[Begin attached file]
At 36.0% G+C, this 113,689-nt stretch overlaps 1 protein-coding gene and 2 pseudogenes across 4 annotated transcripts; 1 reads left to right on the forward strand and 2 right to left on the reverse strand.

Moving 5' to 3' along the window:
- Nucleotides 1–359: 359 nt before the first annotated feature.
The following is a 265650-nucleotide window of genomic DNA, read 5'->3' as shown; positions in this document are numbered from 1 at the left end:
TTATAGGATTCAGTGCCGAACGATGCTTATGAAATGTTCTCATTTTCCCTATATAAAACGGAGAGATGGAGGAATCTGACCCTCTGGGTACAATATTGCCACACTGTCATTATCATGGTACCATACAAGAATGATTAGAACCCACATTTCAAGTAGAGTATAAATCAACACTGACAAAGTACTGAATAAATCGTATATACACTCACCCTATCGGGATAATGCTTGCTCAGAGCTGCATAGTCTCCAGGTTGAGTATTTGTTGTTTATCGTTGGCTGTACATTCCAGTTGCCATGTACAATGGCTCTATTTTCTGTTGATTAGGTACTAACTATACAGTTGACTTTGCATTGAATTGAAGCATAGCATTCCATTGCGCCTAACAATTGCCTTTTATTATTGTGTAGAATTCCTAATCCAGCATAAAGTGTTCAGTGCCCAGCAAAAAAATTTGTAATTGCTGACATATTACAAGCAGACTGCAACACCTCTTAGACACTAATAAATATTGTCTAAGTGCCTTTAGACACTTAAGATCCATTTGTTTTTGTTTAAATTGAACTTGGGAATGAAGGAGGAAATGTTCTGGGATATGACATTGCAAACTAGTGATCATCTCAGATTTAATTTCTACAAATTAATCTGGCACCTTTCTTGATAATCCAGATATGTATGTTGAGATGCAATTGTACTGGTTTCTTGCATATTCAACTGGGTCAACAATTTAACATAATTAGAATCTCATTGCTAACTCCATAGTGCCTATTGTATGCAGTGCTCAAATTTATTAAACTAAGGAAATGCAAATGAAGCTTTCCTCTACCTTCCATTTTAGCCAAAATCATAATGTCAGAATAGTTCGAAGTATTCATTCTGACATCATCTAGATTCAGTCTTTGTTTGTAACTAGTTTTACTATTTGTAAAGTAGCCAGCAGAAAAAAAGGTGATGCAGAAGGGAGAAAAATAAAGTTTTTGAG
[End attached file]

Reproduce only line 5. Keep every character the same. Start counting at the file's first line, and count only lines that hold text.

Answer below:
TTATAGGATTCAGTGCCGAACGATGCTTATGAAATGTTCTCATTTTCCCTATATAAAACGGAGAGATGGAGGAATCTGACCCTCTGGGTACAATATTGCCACACTGTCATTATCATGGTACCATACAAGAATGATTAGAACCCACATTTCAAGTAGAGTATAAATCAACACTGACAAAGTACTGAATAAATCGTATATACACTCACCCTATCGGGATAATGCTTGCTCAGAGCTGCATAGTCTCCAGGTTGAGTATTTGTTGTTTATCGTTGGCTGTACATTCCAGTTGCCATGTACAATGGCTCTATTTTCTGTTGATTAGGTACTAACTATACAGTTGACTTTGCATTGAATTGAAGCATAGCATTCCATTGCGCCTAACAATTGCCTTTTATTATTGTGTAGAATTCCTAATCCAGCATAAAGTGTTCAGTGCCCAGCAAAAAAATTTGTAATTGCTGACATATTACAAGCAGACTGCAACACCTCTTAGACACTAATAAATATTGTCTAAGTGCCTTTAGACACTTAAGATCCATTTGTTTTTGTTTAAATTGAACTTGGGAATGAAGGAGGAAATGTTCTGGGATATGACATTGCAAACTAGTGATCATCTCAGATTTAATTTCTACAAATTAATCTGGCACCTTTCTTGATAATCCAGATATGTATGTTGAGATGCAATTGTACTGGTTTCTTGCATATTCAACTGGGTCAACAATTTAACATAATTAGAATCTCATTGCTAACTCCATAGTGCCTATTGTATGCAGTGCTCAAATTTATTAAACTAAGGAAATGCAAATGAAGCTTTCCTCTACCTTCCATTTTAGCCAAAATCATAATGTCAGAATAGTTCGAAGTATTCATTCTGACATCATCTAGATTCAGTCTTTGTTTGTAACTAGTTTTACTATTTGTAAAGTAGCCAGCAGAAAAAAAGGTGATGCAGAAGGGAGAAAAATAAAGTTTTTGAG